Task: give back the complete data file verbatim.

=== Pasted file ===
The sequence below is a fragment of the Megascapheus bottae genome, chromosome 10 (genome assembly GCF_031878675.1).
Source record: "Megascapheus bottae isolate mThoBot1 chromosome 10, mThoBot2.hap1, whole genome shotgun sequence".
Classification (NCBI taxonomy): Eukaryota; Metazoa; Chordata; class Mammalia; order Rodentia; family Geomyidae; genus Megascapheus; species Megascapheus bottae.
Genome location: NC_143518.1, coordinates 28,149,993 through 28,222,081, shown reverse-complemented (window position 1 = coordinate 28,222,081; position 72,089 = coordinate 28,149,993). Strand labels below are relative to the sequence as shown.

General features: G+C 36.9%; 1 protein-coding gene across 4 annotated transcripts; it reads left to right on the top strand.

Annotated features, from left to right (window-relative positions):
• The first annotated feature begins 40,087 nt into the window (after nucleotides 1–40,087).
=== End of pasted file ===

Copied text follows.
The sequence below is a fragment of the Megascapheus bottae genome, chromosome 10 (genome assembly GCF_031878675.1).
Source record: "Megascapheus bottae isolate mThoBot1 chromosome 10, mThoBot2.hap1, whole genome shotgun sequence".
Classification (NCBI taxonomy): Eukaryota; Metazoa; Chordata; class Mammalia; order Rodentia; family Geomyidae; genus Megascapheus; species Megascapheus bottae.
Genome location: NC_143518.1, coordinates 28,149,993 through 28,222,081, shown reverse-complemented (window position 1 = coordinate 28,222,081; position 72,089 = coordinate 28,149,993). Strand labels below are relative to the sequence as shown.

General features: G+C 36.9%; 1 protein-coding gene across 4 annotated transcripts; it reads left to right on the top strand.

Annotated features, from left to right (window-relative positions):
• The first annotated feature begins 40,087 nt into the window (after nucleotides 1–40,087).